D'Artagnan trembled

Link (here) to the referenced portion of Alexandre Dumas's classic The Three Musketeeers.

Saturday, March 13, 2010

Everything About Him

Jesus Christ is the model for all of us.  Everything about Him, everything He does is a lesson for us in how we may be complete as human beings and as subjects to the Divine King.  Just as Mary kept Jesus’ words and deeds as material for a holy pondering in her heart, we too are to do the same.  While we are often mesmerized by the greatest of His deeds recounted in the four Gospels, perhaps the most instructive for our everyday lives are those everyday deeds that Jesus took upon Himself as a model of perfect humanity.  We must let this hidden life of our King impress upon our hearts deeply those lessons which we so often forget in the hustle and bustle of our lives.  Too often we are centered on something other than living as a child of God.
Link (here) to read the post of John Brown, S.J., John is a scholastic of the New Orleans Province you will find his post at the Jesuit group blog entitled the Spiritual Exercises blog.

Jesuit Was Beaten To Death With Sticks By The Puritans

Father Robert Netterville, S.J., was beaten to death by the Puritans, whereas Father Nicholas Netterville, a Jesuit, is said to have been a great friend of Oliver Cromwell's, at whose table he often dined, and from whom he had leave to say Mass every day in Dublin. Being accused of saying Mass by Captain Nathaniel Foulkes, Father Netterville said: " I am a priest, and my Lord General knows it, and tell all the town of it, and that I will say Mass here every day". He was a great scholar and musician, speaker and divine, took a leading part in the debates about the Remonstrance, and used to go about Dublin disguised as a cavalier, and was chaplain to the Lord Lieutenant, Duke of Tyrconnell. His brother, Father Christopher Netterville, S.J., was at one time very near falling a victim to Puritan fury, and had to remain hiding for twelve months in the vault of his father, Viscount Netterville. Apropos of Father Netterville's relation with Cromwell, we may say that the Rev. Sir Francis Slingsby, S.J., was a first cousin of the cruel Sir Charles Coote. Fathers Robert and Nicholas Nugent were near relatives of Elizabeth,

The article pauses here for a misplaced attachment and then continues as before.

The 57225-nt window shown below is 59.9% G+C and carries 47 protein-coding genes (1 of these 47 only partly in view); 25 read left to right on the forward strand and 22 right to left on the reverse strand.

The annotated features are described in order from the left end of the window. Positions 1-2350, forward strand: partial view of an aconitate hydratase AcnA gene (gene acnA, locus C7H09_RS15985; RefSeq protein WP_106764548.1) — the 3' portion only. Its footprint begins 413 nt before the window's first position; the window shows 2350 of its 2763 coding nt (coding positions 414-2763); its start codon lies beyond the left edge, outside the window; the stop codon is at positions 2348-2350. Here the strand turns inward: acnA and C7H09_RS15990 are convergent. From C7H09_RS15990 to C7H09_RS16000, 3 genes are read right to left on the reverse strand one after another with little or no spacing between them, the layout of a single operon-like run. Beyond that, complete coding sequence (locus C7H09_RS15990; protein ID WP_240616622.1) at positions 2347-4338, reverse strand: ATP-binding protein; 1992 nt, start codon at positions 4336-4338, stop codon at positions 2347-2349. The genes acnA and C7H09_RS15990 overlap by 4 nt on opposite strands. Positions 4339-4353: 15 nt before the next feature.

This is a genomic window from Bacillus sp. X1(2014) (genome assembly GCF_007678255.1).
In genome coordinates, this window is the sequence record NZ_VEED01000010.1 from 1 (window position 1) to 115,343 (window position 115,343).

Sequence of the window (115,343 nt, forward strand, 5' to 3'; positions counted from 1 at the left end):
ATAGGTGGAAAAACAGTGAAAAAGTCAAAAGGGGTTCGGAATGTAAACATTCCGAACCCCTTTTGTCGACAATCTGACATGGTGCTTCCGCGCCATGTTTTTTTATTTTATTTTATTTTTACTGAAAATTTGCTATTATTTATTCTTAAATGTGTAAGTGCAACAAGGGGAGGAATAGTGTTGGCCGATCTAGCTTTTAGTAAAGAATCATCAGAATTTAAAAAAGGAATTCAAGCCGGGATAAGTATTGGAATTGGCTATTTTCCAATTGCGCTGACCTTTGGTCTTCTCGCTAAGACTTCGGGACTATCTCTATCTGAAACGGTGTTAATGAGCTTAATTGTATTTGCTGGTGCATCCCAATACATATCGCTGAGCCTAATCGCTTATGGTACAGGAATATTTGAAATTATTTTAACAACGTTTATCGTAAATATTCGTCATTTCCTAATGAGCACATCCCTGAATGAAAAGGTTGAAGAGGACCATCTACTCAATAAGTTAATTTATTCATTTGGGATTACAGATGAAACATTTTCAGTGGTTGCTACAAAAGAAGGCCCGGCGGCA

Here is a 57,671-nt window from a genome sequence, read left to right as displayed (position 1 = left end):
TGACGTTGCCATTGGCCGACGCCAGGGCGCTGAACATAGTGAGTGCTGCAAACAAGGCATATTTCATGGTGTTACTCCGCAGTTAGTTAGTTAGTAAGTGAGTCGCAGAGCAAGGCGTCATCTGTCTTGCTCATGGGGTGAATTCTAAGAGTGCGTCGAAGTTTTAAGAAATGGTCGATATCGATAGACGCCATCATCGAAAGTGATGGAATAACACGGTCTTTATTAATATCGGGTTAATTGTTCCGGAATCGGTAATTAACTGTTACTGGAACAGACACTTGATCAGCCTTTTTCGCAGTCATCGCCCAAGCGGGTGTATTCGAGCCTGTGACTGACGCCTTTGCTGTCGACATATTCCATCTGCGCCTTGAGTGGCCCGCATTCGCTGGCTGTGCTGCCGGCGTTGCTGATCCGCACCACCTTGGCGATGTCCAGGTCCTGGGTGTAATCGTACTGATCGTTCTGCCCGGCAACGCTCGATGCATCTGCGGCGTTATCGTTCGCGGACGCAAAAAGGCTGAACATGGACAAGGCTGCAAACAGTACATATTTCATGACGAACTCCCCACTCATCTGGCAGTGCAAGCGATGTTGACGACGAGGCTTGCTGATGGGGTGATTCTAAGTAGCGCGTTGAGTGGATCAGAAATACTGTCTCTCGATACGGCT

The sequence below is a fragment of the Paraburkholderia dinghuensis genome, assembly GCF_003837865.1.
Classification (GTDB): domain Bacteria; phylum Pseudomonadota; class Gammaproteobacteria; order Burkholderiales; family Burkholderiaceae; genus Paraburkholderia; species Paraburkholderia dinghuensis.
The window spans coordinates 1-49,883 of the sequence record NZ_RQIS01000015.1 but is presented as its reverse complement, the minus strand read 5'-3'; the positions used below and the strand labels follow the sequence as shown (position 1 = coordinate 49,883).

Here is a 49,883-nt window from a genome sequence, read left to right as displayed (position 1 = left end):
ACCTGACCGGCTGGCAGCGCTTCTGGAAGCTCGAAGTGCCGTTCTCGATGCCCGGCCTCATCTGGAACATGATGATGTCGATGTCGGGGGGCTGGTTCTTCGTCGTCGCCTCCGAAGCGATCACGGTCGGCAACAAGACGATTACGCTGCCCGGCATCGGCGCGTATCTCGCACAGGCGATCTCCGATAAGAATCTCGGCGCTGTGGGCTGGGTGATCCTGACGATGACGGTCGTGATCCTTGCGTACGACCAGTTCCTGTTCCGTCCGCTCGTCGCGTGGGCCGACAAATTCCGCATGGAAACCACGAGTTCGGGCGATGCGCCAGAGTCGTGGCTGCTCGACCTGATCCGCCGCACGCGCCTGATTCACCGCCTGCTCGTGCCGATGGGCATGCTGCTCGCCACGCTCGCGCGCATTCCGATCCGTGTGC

Countess of Kildare, who was a second mother to the Jesuit mission, and they are called by Dr. Oliver, uncles of the infamous Earl of Inchiquin, who killed Father Boyton, S.J., in the rock of Cashel  
Father Christopher Holywood, S.J., of Ashwood, near Dublin, who was imprisoned in the tower of London for five years, was a near relative of the zealous Protestant Lord Dunsany; and Father Fitzsimon, S.J, of Dublin, tells a damaging story of  " Adam Loftus, an apostate priest, and Lord Primate, who exalted his plentiful brood to knighthood, noble alliance, and lofty estates", and ends by saying: " Let me be believed on the word of a religious man, that not private hate nor any desire to gravel Adam's issue, part whereof is linked to me in kindred, but truth and the glory of God, nave occasioned me to narrate the fact, of which I was a witness". Primate Usher's uncle and first cousin, were Jesuits. Father George Dillon, a distinguished theologian and writer, of the Society of Jesus, died a martyr of charity in Waterford in 1650, invoking the sweet name of Jesus; he was a holy, hard-working man, a cousin of Primates Plunket and Talbot, and a son of Robert, the second Earl of Roscommon. The same year, according to our Arthur MSS., J. Dillon, Earl of Roscommon, his brother, fell down twelve steps of stairs in Limerick, and died four days afterwards.